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SoulSkorpion

Nested classes deriving from base classes

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SoulSkorpion    238
Is there any way of twisting the language to allow a nested class to derive from the class it it nested in? Sounds hideous, but here's the example I'm thinking of:
class Task
{
public:
  class Except : public std::runtime_error
  {
  public:
    class BadInit : public Except
    {
      //...
    };

    class OpFailed : public Except
    {
      //...
    };
  };

  void Init() throw(BadInit);
  void DoStuff() throw(BadInit, OpFailed);
  void DeInit() throw(BadInit);
};


The idea is that the heirarchy is directly visible in the identifier names. The exception handling code would like to know that exceptions thrown by members of Task came from there (perhaps for logging purposes), it'd like to know whether the exception was the object failing to initialise (so it can log the problem, and step around it or terminate depending on whether we're debugging or not), but it'd be nice to express the heirarchy in the language itself. Task::Except is very clear what kind of Except it is. Task::Except::OpFailed also makes sense. Task::OpFailed, though, is ambiguous. Anyway, the obvious reson why this isn't working is that Task::Except is incomplete where OpFailed and BadInit try to derive from it, so it generates a compiler error. Is there any way to circumvent this (perhaps with forward declarations of classes)?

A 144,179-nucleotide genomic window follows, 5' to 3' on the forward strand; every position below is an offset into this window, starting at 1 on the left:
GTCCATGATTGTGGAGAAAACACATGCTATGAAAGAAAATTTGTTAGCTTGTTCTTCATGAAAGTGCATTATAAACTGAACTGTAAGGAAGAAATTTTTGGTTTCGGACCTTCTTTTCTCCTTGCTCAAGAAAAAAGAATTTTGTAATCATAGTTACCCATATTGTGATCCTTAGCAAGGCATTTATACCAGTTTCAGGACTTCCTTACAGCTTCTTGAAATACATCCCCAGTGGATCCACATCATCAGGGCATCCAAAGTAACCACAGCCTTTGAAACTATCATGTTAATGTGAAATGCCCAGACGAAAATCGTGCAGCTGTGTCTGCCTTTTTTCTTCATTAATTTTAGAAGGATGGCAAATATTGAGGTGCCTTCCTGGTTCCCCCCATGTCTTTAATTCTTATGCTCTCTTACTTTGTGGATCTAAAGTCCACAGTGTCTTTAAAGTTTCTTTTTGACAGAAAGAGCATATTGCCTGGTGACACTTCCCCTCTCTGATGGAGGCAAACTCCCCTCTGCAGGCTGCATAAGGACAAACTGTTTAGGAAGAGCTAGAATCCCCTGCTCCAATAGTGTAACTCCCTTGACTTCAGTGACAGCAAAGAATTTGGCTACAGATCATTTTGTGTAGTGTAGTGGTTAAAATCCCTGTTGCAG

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silvermace    634
i'd say that is definate abuse of inheritence, you shouldn't use inheritence so that the idenfier names look nicer, you should use other things intended for such (eg. namespaces)

// GameDev.net CodeBox Formatter By Danushka "Silvermace"
// http://www.unsoundminds.com/codeformat/
namespace task {

    enum { // bitmasks
        EXCEPTION_OPFAILED = 1,
        EXCEPTION_BADINIT = 2,
        EXCEPTION_NULLPOINTER = 4,
    };

    class exception
    {
        int type
    public:
        exception( int _type ) : type( _type )
        {
        }

        std::string getHumanReadable() {
            std::string msg = "";

            if( type & EXCEPTION_OPFAILED )
                msg += "Operation Failure, ";
            if( type & EXCEPTION_BADINIT )
                msg += "Bad Initialization, ";
            if( type & EXCEPTION_NULLPOINTER )
                msg += "Null Pointer";

            return std::string("Exception: ") + msg;
        }
    }

};



try
{
    //example
    throw( task::exception( task::EXCEPTION_OPFAILED | task::EXCEPTION_NULLPOINTER ) );
}
catch ( task::exception e )
{
    std::cout << e.getHumanReadable() << std::endl;
}

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SoulSkorpion    238
1: I'm not using inheritance to make identifier names look nicer. I'm using identifier names to make inheritance look nicer!
[edit]never mind the second point, I didn't read your code right.[/edit]

[edit again]Well, that's one way of doing it (by the way, using namespaces rather than nested classes is totally irrelevant), but it's not ideal.